I think part of the reason it struck such a note with me was that in spite of the media buzz around the new Tomb Raider and it’s leanings towards  rape as motivator , I wanted to play the game.  I was in fact excited to play the game.  And then I got it home, popped it in and watched through the endless opening cinematic.  Eventually, cinematic ends and I think “great, lets get playing”.  Only, not.  you do a little moving, a little button pressing and I think “okay, we’re in the tutorial”.  Then I’m back in a cinematic but I’m being asked to wiggle the controller at a specific time.  Or press the button right…now! Or I have to sit through it again and again.  My guy nailed it on the head – it felt exactly like Dragon’s Lair.  Shiny, glossy and completely controlled.  As is pointed out in the article at the top of my post, not everyone enjoys watching a cinematic.  Some folks take that time to grab a glass of water, check their email or what have you.  Only in Tomb Raider, if I chose the wrong time to do that, I end up starting the damned cinematic all over again.  And if I’m 3/4 of the way through one of these transitional sequences and press a button slightly too late – back I go to the beginning.  This doesn’t feel challenging to me, it feels suffocating.  It’s game play for dummies.  I want a certain amount of challenge.  I want to feel I’ve earned the abilities my character has in game.  But I don’t want to be pressured in to this sort of over-stressed situation where a microsecond mistiming means the tedium of attempting a thing over and over.

I won’t go into the entire article point by point, though I do think they all hit home with me in a similar fashion.  But it’s definitely worth a read.

Damsels In Distress

Posted: May 29, 2013 in Gaming
Tags: ,

I stumbled across this video in a post on The Mary Sue today and decided I’d give it a look. The intro they gave her there on her first video very accurately sums up my feelings about who she is, what she presents and my agreement with it:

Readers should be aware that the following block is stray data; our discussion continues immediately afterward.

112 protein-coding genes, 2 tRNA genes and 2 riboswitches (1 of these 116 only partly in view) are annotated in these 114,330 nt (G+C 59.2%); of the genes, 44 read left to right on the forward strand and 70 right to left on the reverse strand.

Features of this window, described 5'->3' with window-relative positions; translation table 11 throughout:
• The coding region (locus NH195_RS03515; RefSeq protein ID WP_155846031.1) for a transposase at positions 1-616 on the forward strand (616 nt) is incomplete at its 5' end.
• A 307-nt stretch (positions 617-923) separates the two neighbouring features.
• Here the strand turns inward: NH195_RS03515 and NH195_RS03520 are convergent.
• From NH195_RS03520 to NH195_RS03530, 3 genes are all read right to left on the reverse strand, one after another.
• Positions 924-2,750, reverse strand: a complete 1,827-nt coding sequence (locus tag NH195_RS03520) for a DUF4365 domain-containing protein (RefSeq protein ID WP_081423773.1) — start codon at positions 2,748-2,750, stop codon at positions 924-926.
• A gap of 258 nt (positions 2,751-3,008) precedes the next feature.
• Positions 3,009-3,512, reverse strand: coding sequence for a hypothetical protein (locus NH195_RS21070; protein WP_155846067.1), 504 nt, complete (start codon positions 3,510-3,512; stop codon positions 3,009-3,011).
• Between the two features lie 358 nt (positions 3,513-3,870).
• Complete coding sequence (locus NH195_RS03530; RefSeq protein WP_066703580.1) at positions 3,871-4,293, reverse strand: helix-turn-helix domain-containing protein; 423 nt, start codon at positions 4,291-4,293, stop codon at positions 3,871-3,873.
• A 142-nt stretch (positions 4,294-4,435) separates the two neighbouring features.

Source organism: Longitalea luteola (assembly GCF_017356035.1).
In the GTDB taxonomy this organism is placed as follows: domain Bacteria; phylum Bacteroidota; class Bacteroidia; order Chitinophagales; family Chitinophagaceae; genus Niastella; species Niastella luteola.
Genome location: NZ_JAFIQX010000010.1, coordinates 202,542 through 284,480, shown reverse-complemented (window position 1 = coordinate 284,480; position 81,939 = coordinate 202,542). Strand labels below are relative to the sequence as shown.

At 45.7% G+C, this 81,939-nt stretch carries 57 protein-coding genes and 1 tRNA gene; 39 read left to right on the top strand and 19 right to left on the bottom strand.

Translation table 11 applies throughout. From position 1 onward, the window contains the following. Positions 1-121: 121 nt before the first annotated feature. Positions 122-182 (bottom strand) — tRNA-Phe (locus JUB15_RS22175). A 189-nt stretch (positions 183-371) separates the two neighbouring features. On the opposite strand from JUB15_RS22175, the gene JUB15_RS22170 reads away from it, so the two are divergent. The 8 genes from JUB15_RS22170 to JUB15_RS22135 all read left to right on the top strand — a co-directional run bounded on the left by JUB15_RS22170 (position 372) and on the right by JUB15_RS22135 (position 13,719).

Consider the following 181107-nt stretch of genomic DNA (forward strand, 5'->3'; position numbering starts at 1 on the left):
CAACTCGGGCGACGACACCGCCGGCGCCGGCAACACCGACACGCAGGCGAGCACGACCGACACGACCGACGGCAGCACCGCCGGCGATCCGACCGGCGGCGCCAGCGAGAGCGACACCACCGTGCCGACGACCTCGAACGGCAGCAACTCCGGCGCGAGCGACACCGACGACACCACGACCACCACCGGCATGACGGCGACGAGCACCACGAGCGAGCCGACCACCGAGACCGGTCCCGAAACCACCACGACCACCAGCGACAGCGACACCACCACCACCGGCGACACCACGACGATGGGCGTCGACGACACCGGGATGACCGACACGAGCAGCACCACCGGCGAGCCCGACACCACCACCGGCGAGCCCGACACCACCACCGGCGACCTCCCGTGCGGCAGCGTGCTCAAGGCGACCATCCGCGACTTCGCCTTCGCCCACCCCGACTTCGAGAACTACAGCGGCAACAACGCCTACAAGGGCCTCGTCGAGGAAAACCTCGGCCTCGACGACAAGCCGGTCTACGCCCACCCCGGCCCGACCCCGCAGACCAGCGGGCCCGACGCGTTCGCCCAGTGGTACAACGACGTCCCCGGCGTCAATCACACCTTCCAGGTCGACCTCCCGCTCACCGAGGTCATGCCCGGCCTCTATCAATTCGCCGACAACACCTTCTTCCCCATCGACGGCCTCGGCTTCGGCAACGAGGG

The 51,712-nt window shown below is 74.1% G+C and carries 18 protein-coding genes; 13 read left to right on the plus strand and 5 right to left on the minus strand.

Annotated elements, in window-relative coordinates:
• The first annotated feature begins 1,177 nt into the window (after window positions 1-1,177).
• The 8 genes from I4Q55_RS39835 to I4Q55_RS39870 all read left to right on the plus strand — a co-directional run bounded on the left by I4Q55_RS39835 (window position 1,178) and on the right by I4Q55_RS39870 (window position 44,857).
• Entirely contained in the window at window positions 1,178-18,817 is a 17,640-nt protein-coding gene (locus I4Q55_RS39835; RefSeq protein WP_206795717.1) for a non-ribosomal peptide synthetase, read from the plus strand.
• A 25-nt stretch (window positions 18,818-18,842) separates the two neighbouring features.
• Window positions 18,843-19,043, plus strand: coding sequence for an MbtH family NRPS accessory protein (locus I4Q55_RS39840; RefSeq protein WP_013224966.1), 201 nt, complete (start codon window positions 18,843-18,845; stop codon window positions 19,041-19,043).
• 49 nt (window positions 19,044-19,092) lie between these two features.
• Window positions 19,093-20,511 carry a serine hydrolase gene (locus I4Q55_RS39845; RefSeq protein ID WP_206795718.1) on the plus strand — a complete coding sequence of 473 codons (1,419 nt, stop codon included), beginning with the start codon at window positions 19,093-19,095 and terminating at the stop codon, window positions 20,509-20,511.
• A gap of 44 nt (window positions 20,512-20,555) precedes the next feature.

“Anita Sarkeesian runs a blog called Feminist Frequency and a long running, fascinating webseries of the same name where she examines the ways in which media and most often modern popular culture subtly and not-so-subtly support and perpetuate misogynistic ideas. I love her videos not because I necessarily agree with everything she’s ever said ever (you know, because we are not a single consciousness) but because when I do disagree with her, her detailed approach prompts me to calmly, privately examine why.”

Her video posts are thought provoking and make me stop and take a look at what is considered to be “normal”. This post in particular made me stop, step back and consider some of what is taken for granted in the video game industry in how so many of the stories are told.

Photo credit:

I’ve been thoroughly enjoying my belated discovery of the ME trilogy. The Bioware team did an amazing job in carrying through storyline continuity from ME to ME2 with these wonderful little gems of private messages and characters you bump into throughout the game. I’m only half way through ME2 at this point, but I understand from fellow gamer friends that they continue this on through the next game as well.

So I was really excited this morning when I tripped across this:

I hadn’t realized they were working on a 4th edition to the ongoing saga, but I’m happy to hear that they aren’t abandoning the universe that they’ve created even if Shepard may be left behind as they leapfrog forward in time. Sequels are dangerous things – they can be glorious if they succeed or bring down complete geek wrath when they fail. I guess I’ll just have to wait and see which way this one falls.